# Simple Maths Question

I have just taken delivery of a key safe - http://cloudfront.vstall.co.uk/sentico/Supra_Sentico/KeySafe_400_00000079.jpg

It has ten buttons (0 to 9) and I can set a code to open it. The suggestion is that the code should be 4, 5, or 6 digits. Each digit can only be used once and it wont matter which order they are keyed in, so 15342 would be the same as 12345.

The question is - How many combinations are there for 4, 5, and 6 digit combinations?

Once you pick a number, it’s used up. So while there are ten choices for the first digit, you have only nine choices for teh second digit.
4 digits = 10 x 9 x 8 x 7 combinations
5 digits multiplies that by 6, and that product is again multiplied by 5 if you use six digits.

C(10,4) = (10987) / (4321) = 210

C(10,5) = (109876) / (54321) = 252

C(10,6) = (1098765) / (654321) = 210

There are ten ways to choose the first of four, nine ways to choose the 2nd of four, and so on, but you must divide by the number of orderings. (There were four ways to choose the 1st of the four you selected, and so on.) These numbers come up frequently; Google “Pascal’s Triangle.”

It should be no surprise that C(10,4) = C(10,6). The number of ways to choose 6 numbers to avoid is the same as the number of ways to choose 6 numbers to select !

This doesn’t take into account that the numbers are unordered.

As explained in detail by septimus in the post above yours.

So - if a potential thief can assume that I will use either 4, 5, or 6 combinations, then he will only have to make a maximum of 672 attempts to open the safe. Of course he is likely to hit the winning number on average after 336 tries.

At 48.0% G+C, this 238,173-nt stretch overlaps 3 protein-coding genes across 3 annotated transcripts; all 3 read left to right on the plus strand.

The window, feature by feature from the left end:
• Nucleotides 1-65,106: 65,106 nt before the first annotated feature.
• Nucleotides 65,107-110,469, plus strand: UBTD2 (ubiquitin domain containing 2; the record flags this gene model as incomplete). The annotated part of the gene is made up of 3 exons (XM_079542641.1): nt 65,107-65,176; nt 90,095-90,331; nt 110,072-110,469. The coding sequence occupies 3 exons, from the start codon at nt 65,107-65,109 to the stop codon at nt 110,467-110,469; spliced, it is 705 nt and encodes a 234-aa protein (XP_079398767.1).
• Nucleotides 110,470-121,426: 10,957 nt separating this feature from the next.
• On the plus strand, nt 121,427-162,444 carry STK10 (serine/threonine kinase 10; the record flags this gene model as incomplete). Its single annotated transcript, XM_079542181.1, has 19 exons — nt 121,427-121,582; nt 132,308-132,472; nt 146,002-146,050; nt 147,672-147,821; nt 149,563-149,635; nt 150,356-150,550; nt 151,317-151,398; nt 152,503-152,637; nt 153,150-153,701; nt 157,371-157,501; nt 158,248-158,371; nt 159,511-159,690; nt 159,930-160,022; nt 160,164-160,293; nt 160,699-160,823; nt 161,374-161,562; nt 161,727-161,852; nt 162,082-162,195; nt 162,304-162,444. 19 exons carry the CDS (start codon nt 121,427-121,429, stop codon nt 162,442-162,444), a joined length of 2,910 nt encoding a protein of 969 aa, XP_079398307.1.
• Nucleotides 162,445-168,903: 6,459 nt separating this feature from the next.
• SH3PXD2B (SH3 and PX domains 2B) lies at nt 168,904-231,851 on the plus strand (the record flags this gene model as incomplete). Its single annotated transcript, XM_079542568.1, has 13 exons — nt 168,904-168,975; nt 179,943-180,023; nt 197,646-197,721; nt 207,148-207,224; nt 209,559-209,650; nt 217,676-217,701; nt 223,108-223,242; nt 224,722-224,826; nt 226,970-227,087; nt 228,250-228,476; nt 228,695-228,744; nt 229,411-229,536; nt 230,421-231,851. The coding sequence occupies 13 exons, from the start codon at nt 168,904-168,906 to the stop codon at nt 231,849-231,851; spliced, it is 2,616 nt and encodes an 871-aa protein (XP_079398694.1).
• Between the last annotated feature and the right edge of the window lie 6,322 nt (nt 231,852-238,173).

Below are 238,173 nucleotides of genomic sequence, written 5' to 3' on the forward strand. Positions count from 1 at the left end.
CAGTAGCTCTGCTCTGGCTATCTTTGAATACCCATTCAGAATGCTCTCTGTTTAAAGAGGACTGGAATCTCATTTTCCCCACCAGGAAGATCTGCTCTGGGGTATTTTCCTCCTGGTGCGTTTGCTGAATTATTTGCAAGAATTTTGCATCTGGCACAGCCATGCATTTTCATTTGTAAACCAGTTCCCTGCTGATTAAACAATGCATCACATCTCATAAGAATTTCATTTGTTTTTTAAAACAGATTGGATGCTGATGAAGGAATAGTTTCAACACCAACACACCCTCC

Now an opinion. Is it the consensus that this is sufficiently secure or not?

If this were a safe for holding real valuables, it wouldn’t be considered remotely secure in the least. As far as a key safe in the real estate business goes, this is pretty much the expected norm as far as security goes. Which is a very low standard. (Around here they are moving to dialup codes. The buyer’s agent calls a number, gets a code, and uses that. So there’s some record of who was supposedly in the house. Still not all that great but what can you do? Well, cameras for one thing.)

When I read that the combo didn’t have to be in order, I went :eek:.

This does not seem terribly secure to me. Even a simple 4-digit lock has 10,000 possibilities. Shoot, even a 3-digit lock has more combos than your safe.

How long does it take to try a combination? Even if it takes just 10 seconds, it would take more than a half-hour to try just 200 combinations; a thief would probably look for an easier entry.

It would be good if the mechanism forced longer delays after misguesses, but I don’t think it has that feature.

Someone standing at your door going through hundreds of combinations trying to break into your key safe is going to look suspicious. Eventually, a neighbor’s going to see him, and call the cops.

You also have to consider that most thieves probably aren’t going to be smart enough to go through all the combinations systematically, so they’re going to repeat ones they’ve already tried and take even longer.